In this next installment of AMD’s GPU 14 R9 line-up, Benchmark Reviews will be testing the HIS Radeon R9 280 IceQ X² OC 3GB Video Card (Model# H280QMC3G2M). As the name suggests, this particular model features the high end IceQ X2 cooler from the HIS labs and faster Core and Memory speeds. I have seen the evolution of this cooler first hand and I know it to be fully capable. Two 89mm dual axial fans and five heatpipes ensure that your temperatures will stay well within safe limits.
ASUS really pulls away from their competition with digital power control for memory and processor, utilizing up to 16 power phases to ensure absolute precision stability. All hardware points are controlled by Dual Intelligent Processors 5, which consists of DIGI+ Power Control, TPU, EPU, Turbo App, and Fan Xpert. ASUS Z97-DELUXE and Z97-PRO models feature dual-band Wi-Fi 802.11ac (a/b/g/n/ac) and BlueTooth 4.0 wireless functionality. In this article Benchmark Reviews showcases the ASUS Z97-DELUXE (NFC & WLC) motherboard, and reveals the many hardware features packed onto this mainstream channel desktop board while showing off overclocking performance.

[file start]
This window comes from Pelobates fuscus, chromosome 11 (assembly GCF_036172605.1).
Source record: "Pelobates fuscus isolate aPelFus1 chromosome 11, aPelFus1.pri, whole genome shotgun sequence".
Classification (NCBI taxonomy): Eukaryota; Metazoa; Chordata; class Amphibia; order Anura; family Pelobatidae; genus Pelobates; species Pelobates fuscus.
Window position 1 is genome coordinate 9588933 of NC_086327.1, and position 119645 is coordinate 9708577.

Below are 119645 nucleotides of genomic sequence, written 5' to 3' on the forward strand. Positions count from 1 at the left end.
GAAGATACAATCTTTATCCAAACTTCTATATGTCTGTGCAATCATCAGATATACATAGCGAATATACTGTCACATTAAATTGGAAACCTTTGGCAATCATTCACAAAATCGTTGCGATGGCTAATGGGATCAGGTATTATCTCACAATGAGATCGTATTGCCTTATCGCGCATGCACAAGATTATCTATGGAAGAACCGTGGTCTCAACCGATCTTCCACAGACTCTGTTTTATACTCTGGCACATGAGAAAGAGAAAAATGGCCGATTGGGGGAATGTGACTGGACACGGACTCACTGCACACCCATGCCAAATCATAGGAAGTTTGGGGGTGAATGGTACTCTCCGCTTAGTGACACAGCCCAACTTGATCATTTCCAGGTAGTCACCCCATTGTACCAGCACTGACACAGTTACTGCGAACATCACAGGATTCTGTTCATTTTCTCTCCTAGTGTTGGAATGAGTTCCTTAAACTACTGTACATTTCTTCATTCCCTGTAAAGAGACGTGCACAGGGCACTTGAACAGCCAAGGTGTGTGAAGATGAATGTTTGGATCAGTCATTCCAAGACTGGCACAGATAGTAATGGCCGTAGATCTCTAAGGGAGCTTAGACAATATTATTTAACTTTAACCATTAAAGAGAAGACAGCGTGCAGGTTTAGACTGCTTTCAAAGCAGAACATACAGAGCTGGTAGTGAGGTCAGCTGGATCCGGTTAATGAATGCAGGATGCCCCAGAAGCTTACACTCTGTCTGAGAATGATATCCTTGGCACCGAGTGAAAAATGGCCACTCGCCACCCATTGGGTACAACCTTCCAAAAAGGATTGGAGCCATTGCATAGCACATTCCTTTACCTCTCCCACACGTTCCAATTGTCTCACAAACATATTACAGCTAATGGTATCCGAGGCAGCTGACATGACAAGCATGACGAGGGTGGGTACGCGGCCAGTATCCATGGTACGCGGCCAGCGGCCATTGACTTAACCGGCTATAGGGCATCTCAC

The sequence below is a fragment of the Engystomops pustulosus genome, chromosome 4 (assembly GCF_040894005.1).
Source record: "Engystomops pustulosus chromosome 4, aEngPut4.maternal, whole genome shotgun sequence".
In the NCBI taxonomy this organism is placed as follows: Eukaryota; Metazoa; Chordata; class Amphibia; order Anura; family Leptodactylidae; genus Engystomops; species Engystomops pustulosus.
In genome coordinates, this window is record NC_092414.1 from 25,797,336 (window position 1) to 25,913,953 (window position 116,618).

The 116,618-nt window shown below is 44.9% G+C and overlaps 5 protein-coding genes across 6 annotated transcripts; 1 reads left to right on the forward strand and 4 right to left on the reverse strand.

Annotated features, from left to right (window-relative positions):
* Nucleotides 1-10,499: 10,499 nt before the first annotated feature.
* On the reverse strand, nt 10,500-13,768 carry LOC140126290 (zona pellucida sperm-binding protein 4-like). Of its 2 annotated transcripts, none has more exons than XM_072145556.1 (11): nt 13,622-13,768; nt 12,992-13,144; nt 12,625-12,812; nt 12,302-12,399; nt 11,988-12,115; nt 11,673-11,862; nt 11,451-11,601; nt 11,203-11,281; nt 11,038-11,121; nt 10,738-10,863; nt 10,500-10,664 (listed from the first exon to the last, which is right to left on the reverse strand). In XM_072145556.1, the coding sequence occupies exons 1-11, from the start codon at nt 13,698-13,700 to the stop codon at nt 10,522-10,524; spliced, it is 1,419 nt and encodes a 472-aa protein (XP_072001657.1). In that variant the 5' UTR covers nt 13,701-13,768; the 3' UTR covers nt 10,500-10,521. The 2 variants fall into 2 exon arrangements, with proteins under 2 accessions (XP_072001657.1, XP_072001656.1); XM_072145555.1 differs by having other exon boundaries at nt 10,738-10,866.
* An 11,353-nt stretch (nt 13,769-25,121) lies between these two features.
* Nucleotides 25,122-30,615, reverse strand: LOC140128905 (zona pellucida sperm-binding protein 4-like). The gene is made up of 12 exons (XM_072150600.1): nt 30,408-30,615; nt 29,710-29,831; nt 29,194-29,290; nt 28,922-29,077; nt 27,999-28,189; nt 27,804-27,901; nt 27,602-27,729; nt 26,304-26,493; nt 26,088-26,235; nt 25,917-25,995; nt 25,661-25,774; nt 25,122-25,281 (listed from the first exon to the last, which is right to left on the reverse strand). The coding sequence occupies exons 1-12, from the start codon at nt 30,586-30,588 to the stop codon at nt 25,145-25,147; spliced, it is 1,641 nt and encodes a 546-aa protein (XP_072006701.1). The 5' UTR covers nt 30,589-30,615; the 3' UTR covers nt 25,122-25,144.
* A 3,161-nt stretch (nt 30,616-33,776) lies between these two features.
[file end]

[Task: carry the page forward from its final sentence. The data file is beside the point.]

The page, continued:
SteamOS vs. Ubuntu 13.10 Linux Benchmarks Complementing the SteamOS vs. Windows 8.1 performance benchmarks published earlier in the week, here are more NVIDIA OpenGL Linux benchmarks when comparing Valve’s Debian-based SteamOS performance to Ubuntu 13.10. Source: Phoronix Related Items: AMD Ryzen 7 1800X Linux Benchmarks Intel Core i7 7700K Linux Benchmarks Intel Celeron G3930 On …
When Intel sends out press samples of their new CPUs, they generally provide the top-end desktop products like the Core i7-4470K. And it’s fun to have the latest new super-fast processor to play with. But most people don’t need this level of power, and indeed in many cases even enthusiasts won’t make full use of the capabilities of a high-end part. Given that, might a less expensive, mid-range CPU be a better choice? Benchmark Reviews tests the mid-range Intel Core i5-4430 CPU, desktop processor model BX80646I54430, to find out.